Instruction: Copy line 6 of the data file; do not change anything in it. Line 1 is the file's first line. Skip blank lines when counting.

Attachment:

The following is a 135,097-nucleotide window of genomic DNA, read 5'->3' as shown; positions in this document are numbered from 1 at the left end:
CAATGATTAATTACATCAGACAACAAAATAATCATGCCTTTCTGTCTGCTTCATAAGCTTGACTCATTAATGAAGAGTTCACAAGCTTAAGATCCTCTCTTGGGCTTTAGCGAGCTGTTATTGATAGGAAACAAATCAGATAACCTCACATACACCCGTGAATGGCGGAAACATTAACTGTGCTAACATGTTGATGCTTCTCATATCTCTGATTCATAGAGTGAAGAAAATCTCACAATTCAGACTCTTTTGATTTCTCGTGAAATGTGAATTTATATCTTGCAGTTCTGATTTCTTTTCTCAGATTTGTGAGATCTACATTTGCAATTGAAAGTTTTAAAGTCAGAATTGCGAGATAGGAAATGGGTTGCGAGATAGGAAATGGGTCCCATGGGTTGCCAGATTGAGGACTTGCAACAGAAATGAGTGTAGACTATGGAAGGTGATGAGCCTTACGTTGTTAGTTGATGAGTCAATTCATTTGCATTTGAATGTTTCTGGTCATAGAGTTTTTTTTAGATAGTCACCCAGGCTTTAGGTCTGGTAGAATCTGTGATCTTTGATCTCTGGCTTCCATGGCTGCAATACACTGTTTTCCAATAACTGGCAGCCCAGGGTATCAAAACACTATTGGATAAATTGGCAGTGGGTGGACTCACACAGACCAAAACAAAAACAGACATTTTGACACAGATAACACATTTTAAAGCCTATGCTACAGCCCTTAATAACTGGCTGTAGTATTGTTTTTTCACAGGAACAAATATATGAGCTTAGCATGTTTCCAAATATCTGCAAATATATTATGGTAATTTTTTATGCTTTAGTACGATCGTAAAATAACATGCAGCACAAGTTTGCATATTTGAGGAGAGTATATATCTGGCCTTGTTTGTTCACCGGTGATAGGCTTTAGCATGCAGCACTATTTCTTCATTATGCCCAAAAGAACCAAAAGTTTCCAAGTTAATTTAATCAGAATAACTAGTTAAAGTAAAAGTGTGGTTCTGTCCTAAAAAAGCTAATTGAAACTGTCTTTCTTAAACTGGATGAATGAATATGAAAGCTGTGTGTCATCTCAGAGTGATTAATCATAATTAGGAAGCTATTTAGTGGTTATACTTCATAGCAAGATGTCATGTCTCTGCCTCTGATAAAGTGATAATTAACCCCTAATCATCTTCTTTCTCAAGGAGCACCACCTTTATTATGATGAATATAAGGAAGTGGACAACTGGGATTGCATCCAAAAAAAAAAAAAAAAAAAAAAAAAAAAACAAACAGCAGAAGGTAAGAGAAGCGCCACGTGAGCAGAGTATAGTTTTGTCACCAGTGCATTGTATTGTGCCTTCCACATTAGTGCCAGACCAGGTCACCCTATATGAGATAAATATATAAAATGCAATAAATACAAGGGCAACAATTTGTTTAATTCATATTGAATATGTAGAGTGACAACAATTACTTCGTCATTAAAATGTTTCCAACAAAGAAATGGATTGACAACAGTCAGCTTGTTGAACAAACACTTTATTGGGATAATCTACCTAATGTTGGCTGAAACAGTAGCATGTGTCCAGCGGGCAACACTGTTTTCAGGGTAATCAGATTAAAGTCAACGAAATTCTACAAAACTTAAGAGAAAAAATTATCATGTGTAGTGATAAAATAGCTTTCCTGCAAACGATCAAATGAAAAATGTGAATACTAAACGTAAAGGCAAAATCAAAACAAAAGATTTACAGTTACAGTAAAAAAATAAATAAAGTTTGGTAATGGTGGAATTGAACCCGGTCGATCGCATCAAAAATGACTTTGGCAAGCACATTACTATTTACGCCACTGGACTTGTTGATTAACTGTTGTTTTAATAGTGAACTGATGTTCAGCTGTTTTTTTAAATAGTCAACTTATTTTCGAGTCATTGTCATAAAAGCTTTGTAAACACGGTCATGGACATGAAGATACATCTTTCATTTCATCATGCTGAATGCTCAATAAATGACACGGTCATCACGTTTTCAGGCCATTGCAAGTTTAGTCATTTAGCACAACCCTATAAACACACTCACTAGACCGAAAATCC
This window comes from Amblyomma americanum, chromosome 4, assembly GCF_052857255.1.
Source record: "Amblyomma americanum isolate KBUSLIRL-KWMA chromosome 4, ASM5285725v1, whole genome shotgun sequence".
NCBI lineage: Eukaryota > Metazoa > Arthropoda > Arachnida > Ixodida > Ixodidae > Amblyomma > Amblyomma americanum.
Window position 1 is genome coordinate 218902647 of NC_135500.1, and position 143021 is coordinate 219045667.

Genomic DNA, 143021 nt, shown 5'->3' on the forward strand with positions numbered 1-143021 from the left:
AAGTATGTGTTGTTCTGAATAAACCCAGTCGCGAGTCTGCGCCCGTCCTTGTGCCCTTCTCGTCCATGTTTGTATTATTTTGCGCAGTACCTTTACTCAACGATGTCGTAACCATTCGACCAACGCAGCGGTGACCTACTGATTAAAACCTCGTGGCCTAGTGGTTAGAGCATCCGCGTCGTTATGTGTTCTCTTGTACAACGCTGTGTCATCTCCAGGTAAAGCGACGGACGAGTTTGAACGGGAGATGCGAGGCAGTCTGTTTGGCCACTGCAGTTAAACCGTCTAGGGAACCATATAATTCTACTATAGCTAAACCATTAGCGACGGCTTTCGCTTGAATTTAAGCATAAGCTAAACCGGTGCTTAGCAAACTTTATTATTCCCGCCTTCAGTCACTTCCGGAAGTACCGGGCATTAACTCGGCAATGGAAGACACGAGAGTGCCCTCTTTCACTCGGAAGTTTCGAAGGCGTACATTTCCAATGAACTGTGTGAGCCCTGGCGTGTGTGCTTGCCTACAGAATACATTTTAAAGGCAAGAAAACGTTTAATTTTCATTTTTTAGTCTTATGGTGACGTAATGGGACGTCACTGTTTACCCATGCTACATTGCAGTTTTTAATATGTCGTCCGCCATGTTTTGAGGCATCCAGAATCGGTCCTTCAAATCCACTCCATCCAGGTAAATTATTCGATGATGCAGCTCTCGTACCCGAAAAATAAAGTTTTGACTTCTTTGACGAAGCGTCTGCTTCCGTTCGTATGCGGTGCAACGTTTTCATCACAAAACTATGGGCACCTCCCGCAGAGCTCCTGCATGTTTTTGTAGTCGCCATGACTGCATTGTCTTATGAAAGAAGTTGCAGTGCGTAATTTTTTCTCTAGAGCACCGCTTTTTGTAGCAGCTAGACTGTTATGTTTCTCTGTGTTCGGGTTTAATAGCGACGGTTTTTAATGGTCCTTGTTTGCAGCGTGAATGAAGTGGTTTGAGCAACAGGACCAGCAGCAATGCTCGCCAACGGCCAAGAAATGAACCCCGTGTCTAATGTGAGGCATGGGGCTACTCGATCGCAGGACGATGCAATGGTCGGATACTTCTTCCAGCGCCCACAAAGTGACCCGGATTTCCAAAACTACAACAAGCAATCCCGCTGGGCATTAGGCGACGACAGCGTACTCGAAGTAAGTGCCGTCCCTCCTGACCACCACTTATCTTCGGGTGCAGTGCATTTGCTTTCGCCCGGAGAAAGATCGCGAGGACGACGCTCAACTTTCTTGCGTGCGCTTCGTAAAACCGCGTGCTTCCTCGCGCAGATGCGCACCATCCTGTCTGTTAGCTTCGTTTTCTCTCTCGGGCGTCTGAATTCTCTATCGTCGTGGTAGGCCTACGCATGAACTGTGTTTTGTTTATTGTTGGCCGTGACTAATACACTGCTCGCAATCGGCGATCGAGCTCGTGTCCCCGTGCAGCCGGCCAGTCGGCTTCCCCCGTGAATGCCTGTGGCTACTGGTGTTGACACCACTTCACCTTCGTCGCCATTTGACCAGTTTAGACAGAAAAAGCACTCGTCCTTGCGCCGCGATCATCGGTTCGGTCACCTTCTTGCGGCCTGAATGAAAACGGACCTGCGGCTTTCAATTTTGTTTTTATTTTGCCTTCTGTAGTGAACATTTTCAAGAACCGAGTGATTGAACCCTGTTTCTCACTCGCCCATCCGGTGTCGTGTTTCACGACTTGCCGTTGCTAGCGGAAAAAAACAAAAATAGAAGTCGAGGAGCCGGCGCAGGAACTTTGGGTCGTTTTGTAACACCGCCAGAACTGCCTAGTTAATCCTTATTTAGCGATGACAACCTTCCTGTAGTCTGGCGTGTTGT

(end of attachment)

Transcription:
Window position 1 is genome coordinate 218902647 of NC_135500.1, and position 143021 is coordinate 219045667.